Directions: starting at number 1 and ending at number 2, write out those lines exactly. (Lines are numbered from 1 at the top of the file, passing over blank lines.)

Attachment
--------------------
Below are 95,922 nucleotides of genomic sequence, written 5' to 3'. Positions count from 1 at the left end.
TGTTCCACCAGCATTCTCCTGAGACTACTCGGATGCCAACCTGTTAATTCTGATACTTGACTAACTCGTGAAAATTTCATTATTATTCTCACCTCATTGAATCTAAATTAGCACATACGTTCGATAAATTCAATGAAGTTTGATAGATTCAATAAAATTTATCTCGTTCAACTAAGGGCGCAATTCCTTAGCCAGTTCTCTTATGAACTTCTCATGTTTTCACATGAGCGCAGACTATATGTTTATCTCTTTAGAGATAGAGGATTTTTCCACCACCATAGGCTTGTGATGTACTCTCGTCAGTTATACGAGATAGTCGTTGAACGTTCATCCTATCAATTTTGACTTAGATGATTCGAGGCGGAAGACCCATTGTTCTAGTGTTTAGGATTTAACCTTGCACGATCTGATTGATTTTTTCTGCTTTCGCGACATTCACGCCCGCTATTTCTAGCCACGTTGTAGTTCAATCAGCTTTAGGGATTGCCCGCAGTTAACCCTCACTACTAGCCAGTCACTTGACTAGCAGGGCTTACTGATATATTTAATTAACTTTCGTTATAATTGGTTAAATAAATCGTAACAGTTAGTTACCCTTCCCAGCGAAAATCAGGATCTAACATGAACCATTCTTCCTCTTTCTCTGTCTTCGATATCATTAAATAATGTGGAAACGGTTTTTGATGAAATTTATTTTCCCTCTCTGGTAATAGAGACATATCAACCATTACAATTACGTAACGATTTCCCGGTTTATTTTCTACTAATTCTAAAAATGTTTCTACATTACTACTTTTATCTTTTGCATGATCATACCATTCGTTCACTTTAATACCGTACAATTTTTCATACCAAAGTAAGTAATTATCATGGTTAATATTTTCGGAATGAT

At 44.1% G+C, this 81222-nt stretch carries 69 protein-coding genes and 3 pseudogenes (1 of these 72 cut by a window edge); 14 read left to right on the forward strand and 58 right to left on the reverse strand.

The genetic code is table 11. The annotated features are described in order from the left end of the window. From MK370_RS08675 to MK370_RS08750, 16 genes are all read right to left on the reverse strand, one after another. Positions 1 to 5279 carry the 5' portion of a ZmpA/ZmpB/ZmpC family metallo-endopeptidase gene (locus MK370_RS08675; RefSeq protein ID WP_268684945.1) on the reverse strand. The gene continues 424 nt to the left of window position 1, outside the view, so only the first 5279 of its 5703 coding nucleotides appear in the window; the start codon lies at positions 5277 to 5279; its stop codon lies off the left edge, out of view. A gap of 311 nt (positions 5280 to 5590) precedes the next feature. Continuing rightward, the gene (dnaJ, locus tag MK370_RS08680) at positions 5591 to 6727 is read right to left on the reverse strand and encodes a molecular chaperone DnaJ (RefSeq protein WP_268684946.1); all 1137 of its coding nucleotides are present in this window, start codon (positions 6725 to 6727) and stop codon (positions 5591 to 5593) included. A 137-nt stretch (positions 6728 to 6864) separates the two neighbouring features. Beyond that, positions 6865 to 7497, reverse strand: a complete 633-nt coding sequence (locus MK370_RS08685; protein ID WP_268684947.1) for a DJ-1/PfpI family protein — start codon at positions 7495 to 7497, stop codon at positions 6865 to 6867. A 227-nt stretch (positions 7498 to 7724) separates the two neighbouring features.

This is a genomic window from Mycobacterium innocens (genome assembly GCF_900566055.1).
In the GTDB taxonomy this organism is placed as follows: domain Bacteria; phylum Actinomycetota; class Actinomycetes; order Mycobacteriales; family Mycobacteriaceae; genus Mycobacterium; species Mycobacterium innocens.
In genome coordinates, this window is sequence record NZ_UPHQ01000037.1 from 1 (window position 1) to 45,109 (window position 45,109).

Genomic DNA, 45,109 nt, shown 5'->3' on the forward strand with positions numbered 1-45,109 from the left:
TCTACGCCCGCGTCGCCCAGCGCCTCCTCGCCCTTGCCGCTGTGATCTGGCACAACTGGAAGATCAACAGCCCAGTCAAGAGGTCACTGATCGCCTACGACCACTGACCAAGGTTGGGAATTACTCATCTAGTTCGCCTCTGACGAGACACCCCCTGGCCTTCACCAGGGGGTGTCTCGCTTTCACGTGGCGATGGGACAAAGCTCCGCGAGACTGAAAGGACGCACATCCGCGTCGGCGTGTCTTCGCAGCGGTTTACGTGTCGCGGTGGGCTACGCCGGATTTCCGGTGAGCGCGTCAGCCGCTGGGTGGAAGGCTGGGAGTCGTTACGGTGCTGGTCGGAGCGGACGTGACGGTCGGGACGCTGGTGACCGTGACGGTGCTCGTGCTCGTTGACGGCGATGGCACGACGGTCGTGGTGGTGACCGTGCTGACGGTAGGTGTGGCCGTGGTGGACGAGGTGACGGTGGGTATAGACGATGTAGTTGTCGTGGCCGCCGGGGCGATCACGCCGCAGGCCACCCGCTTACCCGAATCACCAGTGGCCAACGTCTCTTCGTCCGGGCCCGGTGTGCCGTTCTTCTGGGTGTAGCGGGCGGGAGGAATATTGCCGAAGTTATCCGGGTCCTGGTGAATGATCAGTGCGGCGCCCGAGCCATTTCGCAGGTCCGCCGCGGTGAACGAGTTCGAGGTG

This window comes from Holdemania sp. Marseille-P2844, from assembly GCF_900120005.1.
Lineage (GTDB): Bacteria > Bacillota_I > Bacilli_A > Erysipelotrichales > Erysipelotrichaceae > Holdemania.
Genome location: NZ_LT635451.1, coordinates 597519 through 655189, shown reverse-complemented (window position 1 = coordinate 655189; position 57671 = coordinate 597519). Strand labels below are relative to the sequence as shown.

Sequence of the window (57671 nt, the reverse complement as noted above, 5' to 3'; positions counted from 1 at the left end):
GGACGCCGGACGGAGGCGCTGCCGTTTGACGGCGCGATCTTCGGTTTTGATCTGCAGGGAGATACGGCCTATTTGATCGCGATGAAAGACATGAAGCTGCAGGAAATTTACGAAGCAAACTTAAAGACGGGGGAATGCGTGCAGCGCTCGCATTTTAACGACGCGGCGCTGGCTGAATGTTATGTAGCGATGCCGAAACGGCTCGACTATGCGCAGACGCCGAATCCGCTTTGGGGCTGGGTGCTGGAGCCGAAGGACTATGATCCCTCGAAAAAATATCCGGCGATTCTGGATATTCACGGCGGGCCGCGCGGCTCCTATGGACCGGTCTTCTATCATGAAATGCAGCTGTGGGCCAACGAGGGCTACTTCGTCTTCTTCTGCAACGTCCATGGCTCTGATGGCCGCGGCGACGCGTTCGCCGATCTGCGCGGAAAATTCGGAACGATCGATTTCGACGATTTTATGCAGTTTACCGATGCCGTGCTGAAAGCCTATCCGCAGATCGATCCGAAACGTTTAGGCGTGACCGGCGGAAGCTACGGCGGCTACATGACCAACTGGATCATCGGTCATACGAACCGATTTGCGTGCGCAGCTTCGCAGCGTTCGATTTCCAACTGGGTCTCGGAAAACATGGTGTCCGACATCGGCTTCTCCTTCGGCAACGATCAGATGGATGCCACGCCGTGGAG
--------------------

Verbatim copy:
Below are 95,922 nucleotides of genomic sequence, written 5' to 3'. Positions count from 1 at the left end.
TGTTCCACCAGCATTCTCCTGAGACTACTCGGATGCCAACCTGTTAATTCTGATACTTGACTAACTCGTGAAAATTTCATTATTATTCTCACCTCATTGAATCTAAATTAGCACATACGTTCGATAAATTCAATGAAGTTTGATAGATTCAATAAAATTTATCTCGTTCAACTAAGGGCGCAATTCCTTAGCCAGTTCTCTTATGAACTTCTCATGTTTTCACATGAGCGCAGACTATATGTTTATCTCTTTAGAGATAGAGGATTTTTCCACCACCATAGGCTTGTGATGTACTCTCGTCAGTTATACGAGATAGTCGTTGAACGTTCATCCTATCAATTTTGACTTAGATGATTCGAGGCGGAAGACCCATTGTTCTAGTGTTTAGGATTTAACCTTGCACGATCTGATTGATTTTTTCTGCTTTCGCGACATTCACGCCCGCTATTTCTAGCCACGTTGTAGTTCAATCAGCTTTAGGGATTGCCCGCAGTTAACCCTCACTACTAGCCAGTCACTTGACTAGCAGGGCTTACTGATATATTTAATTAACTTTCGTTATAATTGGTTAAATAAATCGTAACAGTTAGTTACCCTTCCCAGCGAAAATCAGGATCTAACATGAACCATTCTTCCTCTTTCTCTGTCTTCGATATCATTAAATAATGTGGAAACGGTTTTTGATGAAATTTATTTTCCCTCTCTGGTAATAGAGACATATCAACCATTACAATTACGTAACGATTTCCCGGTTTATTTTCTACTAATTCTAAAAATGTTTCTACATTACTACTTTTATCTTTTGCATGATCATACCATTCGTTCACTTTAATACCGTACAATTTTTCATACCAAAGTAAGTAATTATCATGGTTAATATTTTCGGAATGAT